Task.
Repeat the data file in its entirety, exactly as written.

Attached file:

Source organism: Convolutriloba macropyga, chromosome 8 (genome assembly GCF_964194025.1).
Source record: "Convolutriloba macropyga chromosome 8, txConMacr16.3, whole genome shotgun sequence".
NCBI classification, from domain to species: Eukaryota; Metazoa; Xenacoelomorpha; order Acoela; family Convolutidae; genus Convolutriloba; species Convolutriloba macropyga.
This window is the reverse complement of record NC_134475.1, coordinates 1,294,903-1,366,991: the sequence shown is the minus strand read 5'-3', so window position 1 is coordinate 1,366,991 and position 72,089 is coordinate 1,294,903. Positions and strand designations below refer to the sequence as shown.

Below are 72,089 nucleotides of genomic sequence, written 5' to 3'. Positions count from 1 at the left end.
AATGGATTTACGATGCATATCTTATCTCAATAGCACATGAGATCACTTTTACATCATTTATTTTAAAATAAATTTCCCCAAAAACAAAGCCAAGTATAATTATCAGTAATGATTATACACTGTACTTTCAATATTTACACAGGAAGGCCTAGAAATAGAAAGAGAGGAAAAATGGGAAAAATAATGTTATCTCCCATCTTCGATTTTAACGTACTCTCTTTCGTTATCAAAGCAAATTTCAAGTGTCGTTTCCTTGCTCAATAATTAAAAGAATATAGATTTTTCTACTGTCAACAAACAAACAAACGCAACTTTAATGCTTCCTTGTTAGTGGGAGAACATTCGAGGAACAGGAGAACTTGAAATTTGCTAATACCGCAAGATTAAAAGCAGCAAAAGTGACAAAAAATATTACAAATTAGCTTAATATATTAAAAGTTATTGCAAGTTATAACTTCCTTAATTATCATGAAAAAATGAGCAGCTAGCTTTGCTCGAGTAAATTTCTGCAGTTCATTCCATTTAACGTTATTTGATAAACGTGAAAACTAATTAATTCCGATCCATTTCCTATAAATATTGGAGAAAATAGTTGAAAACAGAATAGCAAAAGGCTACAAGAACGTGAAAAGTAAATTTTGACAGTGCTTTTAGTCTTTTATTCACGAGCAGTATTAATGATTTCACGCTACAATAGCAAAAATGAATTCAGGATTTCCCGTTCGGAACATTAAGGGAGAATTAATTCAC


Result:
Source organism: Convolutriloba macropyga, chromosome 8 (genome assembly GCF_964194025.1).
Source record: "Convolutriloba macropyga chromosome 8, txConMacr16.3, whole genome shotgun sequence".
NCBI classification, from domain to species: Eukaryota; Metazoa; Xenacoelomorpha; order Acoela; family Convolutidae; genus Convolutriloba; species Convolutriloba macropyga.
This window is the reverse complement of record NC_134475.1, coordinates 1,294,903-1,366,991: the sequence shown is the minus strand read 5'-3', so window position 1 is coordinate 1,366,991 and position 72,089 is coordinate 1,294,903. Positions and strand designations below refer to the sequence as shown.

Below are 72,089 nucleotides of genomic sequence, written 5' to 3'. Positions count from 1 at the left end.
AATGGATTTACGATGCATATCTTATCTCAATAGCACATGAGATCACTTTTACATCATTTATTTTAAAATAAATTTCCCCAAAAACAAAGCCAAGTATAATTATCAGTAATGATTATACACTGTACTTTCAATATTTACACAGGAAGGCCTAGAAATAGAAAGAGAGGAAAAATGGGAAAAATAATGTTATCTCCCATCTTCGATTTTAACGTACTCTCTTTCGTTATCAAAGCAAATTTCAAGTGTCGTTTCCTTGCTCAATAATTAAAAGAATATAGATTTTTCTACTGTCAACAAACAAACAAACGCAACTTTAATGCTTCCTTGTTAGTGGGAGAACATTCGAGGAACAGGAGAACTTGAAATTTGCTAATACCGCAAGATTAAAAGCAGCAAAAGTGACAAAAAATATTACAAATTAGCTTAATATATTAAAAGTTATTGCAAGTTATAACTTCCTTAATTATCATGAAAAAATGAGCAGCTAGCTTTGCTCGAGTAAATTTCTGCAGTTCATTCCATTTAACGTTATTTGATAAACGTGAAAACTAATTAATTCCGATCCATTTCCTATAAATATTGGAGAAAATAGTTGAAAACAGAATAGCAAAAGGCTACAAGAACGTGAAAAGTAAATTTTGACAGTGCTTTTAGTCTTTTATTCACGAGCAGTATTAATGATTTCACGCTACAATAGCAAAAATGAATTCAGGATTTCCCGTTCGGAACATTAAGGGAGAATTAATTCAC